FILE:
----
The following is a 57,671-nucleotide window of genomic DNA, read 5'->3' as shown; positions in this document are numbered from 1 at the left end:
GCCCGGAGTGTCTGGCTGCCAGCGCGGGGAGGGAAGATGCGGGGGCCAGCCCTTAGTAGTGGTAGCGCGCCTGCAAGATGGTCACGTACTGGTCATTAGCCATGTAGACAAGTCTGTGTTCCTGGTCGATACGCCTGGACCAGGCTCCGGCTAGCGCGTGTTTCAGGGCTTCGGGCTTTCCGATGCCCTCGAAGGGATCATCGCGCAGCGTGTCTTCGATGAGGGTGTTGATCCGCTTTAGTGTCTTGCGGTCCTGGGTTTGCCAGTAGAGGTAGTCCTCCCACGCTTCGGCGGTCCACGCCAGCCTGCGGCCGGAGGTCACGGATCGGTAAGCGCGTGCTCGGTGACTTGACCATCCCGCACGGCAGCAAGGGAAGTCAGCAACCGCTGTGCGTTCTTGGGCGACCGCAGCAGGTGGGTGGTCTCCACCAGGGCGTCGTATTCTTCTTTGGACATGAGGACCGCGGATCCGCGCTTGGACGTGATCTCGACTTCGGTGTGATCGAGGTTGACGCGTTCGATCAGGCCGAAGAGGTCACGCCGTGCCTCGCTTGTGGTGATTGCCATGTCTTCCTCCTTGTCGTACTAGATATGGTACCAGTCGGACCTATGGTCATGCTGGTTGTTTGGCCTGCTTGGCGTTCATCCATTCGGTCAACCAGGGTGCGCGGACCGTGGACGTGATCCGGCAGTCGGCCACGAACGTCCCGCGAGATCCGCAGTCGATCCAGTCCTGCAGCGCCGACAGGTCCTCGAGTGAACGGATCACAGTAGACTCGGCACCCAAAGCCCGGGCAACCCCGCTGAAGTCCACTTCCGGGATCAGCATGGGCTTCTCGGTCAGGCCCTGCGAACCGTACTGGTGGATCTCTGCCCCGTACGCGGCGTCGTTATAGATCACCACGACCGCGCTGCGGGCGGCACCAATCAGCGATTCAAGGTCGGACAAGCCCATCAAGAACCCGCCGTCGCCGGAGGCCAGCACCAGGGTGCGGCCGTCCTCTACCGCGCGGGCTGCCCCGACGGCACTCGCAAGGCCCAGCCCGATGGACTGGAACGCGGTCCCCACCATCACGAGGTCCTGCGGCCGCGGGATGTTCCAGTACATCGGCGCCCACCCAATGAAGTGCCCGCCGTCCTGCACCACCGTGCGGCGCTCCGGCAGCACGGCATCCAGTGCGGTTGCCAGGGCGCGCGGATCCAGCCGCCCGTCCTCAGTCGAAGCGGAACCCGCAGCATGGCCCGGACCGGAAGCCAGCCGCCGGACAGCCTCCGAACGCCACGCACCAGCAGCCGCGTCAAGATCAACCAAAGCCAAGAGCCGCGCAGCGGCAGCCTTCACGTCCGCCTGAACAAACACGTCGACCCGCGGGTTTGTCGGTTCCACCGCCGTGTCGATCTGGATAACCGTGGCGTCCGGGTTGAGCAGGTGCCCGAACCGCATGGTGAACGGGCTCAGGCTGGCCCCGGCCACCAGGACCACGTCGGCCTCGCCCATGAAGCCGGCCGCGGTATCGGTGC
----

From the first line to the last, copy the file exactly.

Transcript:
The following is a 57,671-nucleotide window of genomic DNA, read 5'->3' as shown; positions in this document are numbered from 1 at the left end:
GCCCGGAGTGTCTGGCTGCCAGCGCGGGGAGGGAAGATGCGGGGGCCAGCCCTTAGTAGTGGTAGCGCGCCTGCAAGATGGTCACGTACTGGTCATTAGCCATGTAGACAAGTCTGTGTTCCTGGTCGATACGCCTGGACCAGGCTCCGGCTAGCGCGTGTTTCAGGGCTTCGGGCTTTCCGATGCCCTCGAAGGGATCATCGCGCAGCGTGTCTTCGATGAGGGTGTTGATCCGCTTTAGTGTCTTGCGGTCCTGGGTTTGCCAGTAGAGGTAGTCCTCCCACGCTTCGGCGGTCCACGCCAGCCTGCGGCCGGAGGTCACGGATCGGTAAGCGCGTGCTCGGTGACTTGACCATCCCGCACGGCAGCAAGGGAAGTCAGCAACCGCTGTGCGTTCTTGGGCGACCGCAGCAGGTGGGTGGTCTCCACCAGGGCGTCGTATTCTTCTTTGGACATGAGGACCGCGGATCCGCGCTTGGACGTGATCTCGACTTCGGTGTGATCGAGGTTGACGCGTTCGATCAGGCCGAAGAGGTCACGCCGTGCCTCGCTTGTGGTGATTGCCATGTCTTCCTCCTTGTCGTACTAGATATGGTACCAGTCGGACCTATGGTCATGCTGGTTGTTTGGCCTGCTTGGCGTTCATCCATTCGGTCAACCAGGGTGCGCGGACCGTGGACGTGATCCGGCAGTCGGCCACGAACGTCCCGCGAGATCCGCAGTCGATCCAGTCCTGCAGCGCCGACAGGTCCTCGAGTGAACGGATCACAGTAGACTCGGCACCCAAAGCCCGGGCAACCCCGCTGAAGTCCACTTCCGGGATCAGCATGGGCTTCTCGGTCAGGCCCTGCGAACCGTACTGGTGGATCTCTGCCCCGTACGCGGCGTCGTTATAGATCACCACGACCGCGCTGCGGGCGGCACCAATCAGCGATTCAAGGTCGGACAAGCCCATCAAGAACCCGCCGTCGCCGGAGGCCAGCACCAGGGTGCGGCCGTCCTCTACCGCGCGGGCTGCCCCGACGGCACTCGCAAGGCCCAGCCCGATGGACTGGAACGCGGTCCCCACCATCACGAGGTCCTGCGGCCGCGGGATGTTCCAGTACATCGGCGCCCACCCAATGAAGTGCCCGCCGTCCTGCACCACCGTGCGGCGCTCCGGCAGCACGGCATCCAGTGCGGTTGCCAGGGCGCGCGGATCCAGCCGCCCGTCCTCAGTCGAAGCGGAACCCGCAGCATGGCCCGGACCGGAAGCCAGCCGCCGGACAGCCTCCGAACGCCACGCACCAGCAGCCGCGTCAAGATCAACCAAAGCCAAGAGCCGCGCAGCGGCAGCCTTCACGTCCGCCTGAACAAACACGTCGACCCGCGGGTTTGTCGGTTCCACCGCCGTGTCGATCTGGATAACCGTGGCGTCCGGGTTGAGCAGGTGCCCGAACCGCATGGTGAACGGGCTCAGGCTGGCCCCGGCCACCAGGACCACGTCGGCCTCGCCCATGAAGCCGGCCGCGGTATCGGTGC